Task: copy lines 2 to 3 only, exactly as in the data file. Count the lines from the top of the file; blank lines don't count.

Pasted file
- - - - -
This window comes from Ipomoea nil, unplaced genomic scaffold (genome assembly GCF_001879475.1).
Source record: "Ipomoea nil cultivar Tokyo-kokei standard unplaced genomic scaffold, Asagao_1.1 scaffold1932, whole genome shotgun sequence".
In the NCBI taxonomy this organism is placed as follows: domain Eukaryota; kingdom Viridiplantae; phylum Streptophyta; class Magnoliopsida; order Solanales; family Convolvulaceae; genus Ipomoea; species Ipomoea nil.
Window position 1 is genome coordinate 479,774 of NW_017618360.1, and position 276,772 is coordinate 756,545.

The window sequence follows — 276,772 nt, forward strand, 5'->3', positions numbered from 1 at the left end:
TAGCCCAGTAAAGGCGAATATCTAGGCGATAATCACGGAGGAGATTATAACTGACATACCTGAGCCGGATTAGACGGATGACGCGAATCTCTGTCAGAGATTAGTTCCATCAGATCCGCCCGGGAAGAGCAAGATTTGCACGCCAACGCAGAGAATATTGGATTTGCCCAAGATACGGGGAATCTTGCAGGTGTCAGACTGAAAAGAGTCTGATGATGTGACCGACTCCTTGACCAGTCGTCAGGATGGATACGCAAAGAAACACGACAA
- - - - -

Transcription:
Source record: "Ipomoea nil cultivar Tokyo-kokei standard unplaced genomic scaffold, Asagao_1.1 scaffold1932, whole genome shotgun sequence".
In the NCBI taxonomy this organism is placed as follows: domain Eukaryota; kingdom Viridiplantae; phylum Streptophyta; class Magnoliopsida; order Solanales; family Convolvulaceae; genus Ipomoea; species Ipomoea nil.